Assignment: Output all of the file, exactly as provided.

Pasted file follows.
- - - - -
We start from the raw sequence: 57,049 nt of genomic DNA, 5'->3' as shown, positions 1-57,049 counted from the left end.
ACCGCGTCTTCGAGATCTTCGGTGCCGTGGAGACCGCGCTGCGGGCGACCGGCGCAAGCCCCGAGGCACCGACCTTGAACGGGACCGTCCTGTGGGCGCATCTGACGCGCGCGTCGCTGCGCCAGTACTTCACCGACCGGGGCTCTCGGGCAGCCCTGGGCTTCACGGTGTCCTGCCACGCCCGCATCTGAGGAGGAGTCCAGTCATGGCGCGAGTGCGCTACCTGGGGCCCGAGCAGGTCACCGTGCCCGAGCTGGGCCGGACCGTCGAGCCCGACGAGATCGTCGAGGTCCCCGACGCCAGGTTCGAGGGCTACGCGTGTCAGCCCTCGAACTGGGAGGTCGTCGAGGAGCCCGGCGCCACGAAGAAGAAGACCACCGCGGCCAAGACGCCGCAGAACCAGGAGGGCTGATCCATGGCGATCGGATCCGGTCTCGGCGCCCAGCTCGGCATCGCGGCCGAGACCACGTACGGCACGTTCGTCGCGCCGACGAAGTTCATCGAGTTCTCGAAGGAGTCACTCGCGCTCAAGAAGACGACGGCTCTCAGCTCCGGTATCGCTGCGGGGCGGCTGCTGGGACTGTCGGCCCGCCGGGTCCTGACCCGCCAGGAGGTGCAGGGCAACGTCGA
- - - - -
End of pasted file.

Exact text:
We start from the raw sequence: 57,049 nt of genomic DNA, 5'->3' as shown, positions 1-57,049 counted from the left end.
ACCGCGTCTTCGAGATCTTCGGTGCCGTGGAGACCGCGCTGCGGGCGACCGGCGCAAGCCCCGAGGCACCGACCTTGAACGGGACCGTCCTGTGGGCGCATCTGACGCGCGCGTCGCTGCGCCAGTACTTCACCGACCGGGGCTCTCGGGCAGCCCTGGGCTTCACGGTGTCCTGCCACGCCCGCATCTGAGGAGGAGTCCAGTCATGGCGCGAGTGCGCTACCTGGGGCCCGAGCAGGTCACCGTGCCCGAGCTGGGCCGGACCGTCGAGCCCGACGAGATCGTCGAGGTCCCCGACGCCAGGTTCGAGGGCTACGCGTGTCAGCCCTCGAACTGGGAGGTCGTCGAGGAGCCCGGCGCCACGAAGAAGAAGACCACCGCGGCCAAGACGCCGCAGAACCAGGAGGGCTGATCCATGGCGATCGGATCCGGTCTCGGCGCCCAGCTCGGCATCGCGGCCGAGACCACGTACGGCACGTTCGTCGCGCCGACGAAGTTCATCGAGTTCTCGAAGGAGTCACTCGCGCTCAAGAAGACGACGGCTCTCAGCTCCGGTATCGCTGCGGGGCGGCTGCTGGGACTGTCGGCCCGCCGGGTCCTGACCCGCCAGGAGGTGCAGGGCAACGTCGA